Lifeblood for Nonprofits: Why Donors Should Choose General Operating Support

Program officers share their insight on effective individual giving: how gifts for general operating support provide the working capital #nonprofit orgs need to keep the lights on, serve the community + innovate for the future Tweet This

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As the year draws to an end, many donors are deciding how to make their final charitable gifts for 2018. No matter what cause they’re passionate about, when they turn to our staff for guidance there’s one recommendation we like to give: Consider making your gifts for general operating support.

A general operating gift, in contrast to funding earmarked for a specific program, can be used by the organization without restriction to best advance their mission. That flexibility enables nonprofits to respond with the greatest efficiency to the evolving needs of our shared community.

“I think of it as the lifeblood for organizations.” Hear from a few of The Chicago Community Trust’s program officers in their own words about the critical importance of gifts for general operating support.


The Chicago Community Trust’s program officers have a ground-level perspective and insight into how unrestricted funding from individual donors makes a crucial difference for the Chicago region’s nonprofits. Here’s what they’ve learned:


General operating support keeps nonprofits healthy, stable and effective.

“I’m always looking for programs and initiatives that are responsive to the community,” says Anna Lee, program officer for basic human needs and social services. “But I’m also interested in making sure that organizations are healthy—and general operating grants are a great way to ensure the health and vibrancy of the nonprofit sector.”

Senior program officer for economic and community development Joanna Trotter adds, “General operating support is a critical foundation. It’s a critical tool for allowing organizations to do work around planning and policy, for supporting the administrative staff and the executive director who’s taking leadership on a day-to-day basis to make this work happen.”

“Those components are often very hard to fundraise for, and the opportunity that general operating support allows organizations is to relieve them of that burden, allowing them to be nimble and responsive in the field,” Trotter says.


General operating support enables nonprofits to innovate.

“Nonprofit organizations are often tied to programmatic dollars. They have to execute on this project, they have to execute on that idea… It doesn’t leave a lot of room for research and development,” explains Michael Davidson, senior program officer for sustainable development.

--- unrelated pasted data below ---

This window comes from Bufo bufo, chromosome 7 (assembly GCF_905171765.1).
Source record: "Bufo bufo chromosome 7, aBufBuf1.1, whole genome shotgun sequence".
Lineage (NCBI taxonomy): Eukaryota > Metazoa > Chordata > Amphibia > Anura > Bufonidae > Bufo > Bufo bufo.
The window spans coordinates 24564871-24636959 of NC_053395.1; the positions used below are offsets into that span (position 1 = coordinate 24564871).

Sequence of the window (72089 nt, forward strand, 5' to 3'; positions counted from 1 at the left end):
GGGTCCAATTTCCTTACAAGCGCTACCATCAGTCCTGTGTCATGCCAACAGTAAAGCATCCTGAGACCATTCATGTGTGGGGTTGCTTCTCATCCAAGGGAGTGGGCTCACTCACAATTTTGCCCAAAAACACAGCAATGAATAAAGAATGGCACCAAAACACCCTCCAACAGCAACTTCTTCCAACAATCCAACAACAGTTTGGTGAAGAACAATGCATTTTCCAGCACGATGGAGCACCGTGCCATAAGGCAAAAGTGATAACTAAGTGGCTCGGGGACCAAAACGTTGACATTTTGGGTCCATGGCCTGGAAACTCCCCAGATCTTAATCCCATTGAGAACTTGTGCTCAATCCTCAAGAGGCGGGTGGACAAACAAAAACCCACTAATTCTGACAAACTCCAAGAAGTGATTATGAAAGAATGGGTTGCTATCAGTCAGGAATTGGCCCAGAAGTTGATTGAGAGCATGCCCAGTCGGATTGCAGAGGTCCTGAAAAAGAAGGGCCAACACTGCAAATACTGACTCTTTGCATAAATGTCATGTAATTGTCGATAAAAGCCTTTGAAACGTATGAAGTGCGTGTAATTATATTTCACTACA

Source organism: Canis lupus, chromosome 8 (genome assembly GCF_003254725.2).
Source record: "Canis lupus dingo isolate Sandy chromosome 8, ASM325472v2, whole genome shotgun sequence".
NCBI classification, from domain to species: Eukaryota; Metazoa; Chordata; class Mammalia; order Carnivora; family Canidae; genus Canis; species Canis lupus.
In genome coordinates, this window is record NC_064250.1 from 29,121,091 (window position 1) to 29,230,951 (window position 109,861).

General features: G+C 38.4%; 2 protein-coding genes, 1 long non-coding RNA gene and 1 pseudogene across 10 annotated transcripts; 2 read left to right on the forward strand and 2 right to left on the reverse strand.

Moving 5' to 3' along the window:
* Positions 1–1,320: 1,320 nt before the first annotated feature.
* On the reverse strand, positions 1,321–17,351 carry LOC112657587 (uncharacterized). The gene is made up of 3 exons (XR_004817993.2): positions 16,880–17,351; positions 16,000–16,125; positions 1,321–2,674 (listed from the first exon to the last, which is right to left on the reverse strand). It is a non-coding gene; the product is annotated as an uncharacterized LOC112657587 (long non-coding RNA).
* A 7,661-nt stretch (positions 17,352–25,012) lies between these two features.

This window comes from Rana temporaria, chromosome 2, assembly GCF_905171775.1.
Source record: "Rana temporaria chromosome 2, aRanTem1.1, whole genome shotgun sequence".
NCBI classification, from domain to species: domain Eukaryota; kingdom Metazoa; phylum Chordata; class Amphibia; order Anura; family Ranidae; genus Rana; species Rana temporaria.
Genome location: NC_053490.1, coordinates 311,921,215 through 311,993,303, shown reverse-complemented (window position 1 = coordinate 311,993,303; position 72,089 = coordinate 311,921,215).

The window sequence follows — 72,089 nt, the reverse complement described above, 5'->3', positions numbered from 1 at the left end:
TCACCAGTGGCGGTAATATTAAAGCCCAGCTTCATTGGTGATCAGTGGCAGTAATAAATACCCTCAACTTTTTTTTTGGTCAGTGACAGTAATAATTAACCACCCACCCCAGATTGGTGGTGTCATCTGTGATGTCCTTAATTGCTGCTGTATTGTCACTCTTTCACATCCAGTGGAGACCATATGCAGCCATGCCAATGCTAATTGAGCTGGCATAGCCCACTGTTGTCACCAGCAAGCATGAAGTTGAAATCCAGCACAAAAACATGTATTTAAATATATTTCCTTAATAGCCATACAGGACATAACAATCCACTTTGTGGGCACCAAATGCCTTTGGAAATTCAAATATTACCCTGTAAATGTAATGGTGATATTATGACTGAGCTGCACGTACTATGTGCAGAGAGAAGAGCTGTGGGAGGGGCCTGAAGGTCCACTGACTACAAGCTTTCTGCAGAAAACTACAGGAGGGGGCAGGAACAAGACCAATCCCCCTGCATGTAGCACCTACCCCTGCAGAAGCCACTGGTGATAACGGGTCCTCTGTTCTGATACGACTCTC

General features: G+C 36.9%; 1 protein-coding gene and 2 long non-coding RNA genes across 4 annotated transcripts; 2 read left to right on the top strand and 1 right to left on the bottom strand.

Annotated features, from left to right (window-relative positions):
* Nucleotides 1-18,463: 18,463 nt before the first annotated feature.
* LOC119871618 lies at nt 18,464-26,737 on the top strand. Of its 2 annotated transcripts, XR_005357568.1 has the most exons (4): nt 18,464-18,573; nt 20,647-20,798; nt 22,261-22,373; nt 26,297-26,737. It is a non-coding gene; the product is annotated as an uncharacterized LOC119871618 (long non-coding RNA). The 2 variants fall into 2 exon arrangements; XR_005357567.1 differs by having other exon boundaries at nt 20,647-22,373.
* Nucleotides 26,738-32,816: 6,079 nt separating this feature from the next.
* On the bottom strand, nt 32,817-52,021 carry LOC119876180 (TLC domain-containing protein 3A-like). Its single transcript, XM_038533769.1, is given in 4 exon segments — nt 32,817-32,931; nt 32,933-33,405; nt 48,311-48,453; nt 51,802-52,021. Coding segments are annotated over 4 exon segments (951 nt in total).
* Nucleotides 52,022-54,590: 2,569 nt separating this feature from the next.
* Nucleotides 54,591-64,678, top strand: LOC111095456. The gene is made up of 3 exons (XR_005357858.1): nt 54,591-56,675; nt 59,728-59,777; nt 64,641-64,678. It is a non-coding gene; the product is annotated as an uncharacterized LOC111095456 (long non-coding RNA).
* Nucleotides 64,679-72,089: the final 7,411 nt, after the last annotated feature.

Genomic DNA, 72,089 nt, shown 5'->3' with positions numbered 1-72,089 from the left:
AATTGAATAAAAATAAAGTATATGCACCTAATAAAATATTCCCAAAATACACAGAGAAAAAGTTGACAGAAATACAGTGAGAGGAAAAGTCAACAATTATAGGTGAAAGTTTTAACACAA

“The private sector has big R&D budgets that allow them to anticipate what the needs are going to be in five, ten, twenty years. Nonprofits are creating products and services, and putting those products and services out in the marketplace, just like we see in the private sector. And for them to do that well they need to invest time and research into innovation,” Davidson says. “So nonprofit organizations use some general operating support as innovation dollars. It’s money that they’re using to anticipate how to better serve the community tomorrow, or five years from now.”

“I’m always looking for programs and initiatives that are responsive to the community. But I’m also interested in making sure that organizations are healthy—and general operating grants are a great way to ensure the health and vibrancy of the nonprofit sector.”


General operating support strengthens relationships between nonprofits and the donors who believe in them.

“It’s important for individual donors to give operating support because it enables them to really understand what organizations do, on a day-to-day basis—to engage in a really thoughtful and intentional way,” says Anna Lee. “It’s a touch point that builds trust and relationship between a donor and a grant recipient,” adds Trotter.

Lee Hart, program officer for education, sees donations for general operating support to a nonprofit as “a vote of confidence in their ability to lead through change. General operating support shows faith in the mission, as well as the organization.”

“I’ve had the great pleasure of working with a couple of individual donors involved with the Trust, and their level of commitment, and their interest in thinking about how their giving can catalyze growth for a nonprofit—it’s really inspiring to see that connection between the donors and the nonprofits,” Hart says.


If you have a donor advised fund at The Chicago Community Trust, you can recommend grants for general operating support by logging into Instant Impact. Or contact Kristin Carlson Vogen at (312) 616-8000 to learn more about how you can support nonprofit organizations through a gift for general operations.